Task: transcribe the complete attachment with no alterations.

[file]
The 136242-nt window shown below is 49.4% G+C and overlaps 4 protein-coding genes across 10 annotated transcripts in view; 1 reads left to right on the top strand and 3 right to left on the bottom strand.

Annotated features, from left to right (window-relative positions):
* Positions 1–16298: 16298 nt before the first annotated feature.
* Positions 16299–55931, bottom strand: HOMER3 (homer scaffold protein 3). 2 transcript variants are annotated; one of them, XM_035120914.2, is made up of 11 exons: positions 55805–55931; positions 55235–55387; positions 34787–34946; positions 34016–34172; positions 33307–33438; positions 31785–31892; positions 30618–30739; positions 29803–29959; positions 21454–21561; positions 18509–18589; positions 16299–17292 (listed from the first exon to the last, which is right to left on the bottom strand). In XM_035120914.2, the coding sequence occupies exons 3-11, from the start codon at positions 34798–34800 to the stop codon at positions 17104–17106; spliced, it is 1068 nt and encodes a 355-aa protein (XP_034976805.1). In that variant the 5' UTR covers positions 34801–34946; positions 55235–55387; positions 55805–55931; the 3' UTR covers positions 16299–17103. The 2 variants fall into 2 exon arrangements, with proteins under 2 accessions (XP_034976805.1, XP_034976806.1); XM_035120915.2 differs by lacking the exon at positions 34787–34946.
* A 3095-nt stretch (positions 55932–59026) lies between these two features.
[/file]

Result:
The 136242-nt window shown below is 49.4% G+C and overlaps 4 protein-coding genes across 10 annotated transcripts in view; 1 reads left to right on the top strand and 3 right to left on the bottom strand.

Annotated features, from left to right (window-relative positions):
* Positions 1–16298: 16298 nt before the first annotated feature.
* Positions 16299–55931, bottom strand: HOMER3 (homer scaffold protein 3). 2 transcript variants are annotated; one of them, XM_035120914.2, is made up of 11 exons: positions 55805–55931; positions 55235–55387; positions 34787–34946; positions 34016–34172; positions 33307–33438; positions 31785–31892; positions 30618–30739; positions 29803–29959; positions 21454–21561; positions 18509–18589; positions 16299–17292 (listed from the first exon to the last, which is right to left on the bottom strand). In XM_035120914.2, the coding sequence occupies exons 3-11, from the start codon at positions 34798–34800 to the stop codon at positions 17104–17106; spliced, it is 1068 nt and encodes a 355-aa protein (XP_034976805.1). In that variant the 5' UTR covers positions 34801–34946; positions 55235–55387; positions 55805–55931; the 3' UTR covers positions 16299–17103. The 2 variants fall into 2 exon arrangements, with proteins under 2 accessions (XP_034976805.1, XP_034976806.1); XM_035120915.2 differs by lacking the exon at positions 34787–34946.
* A 3095-nt stretch (positions 55932–59026) lies between these two features.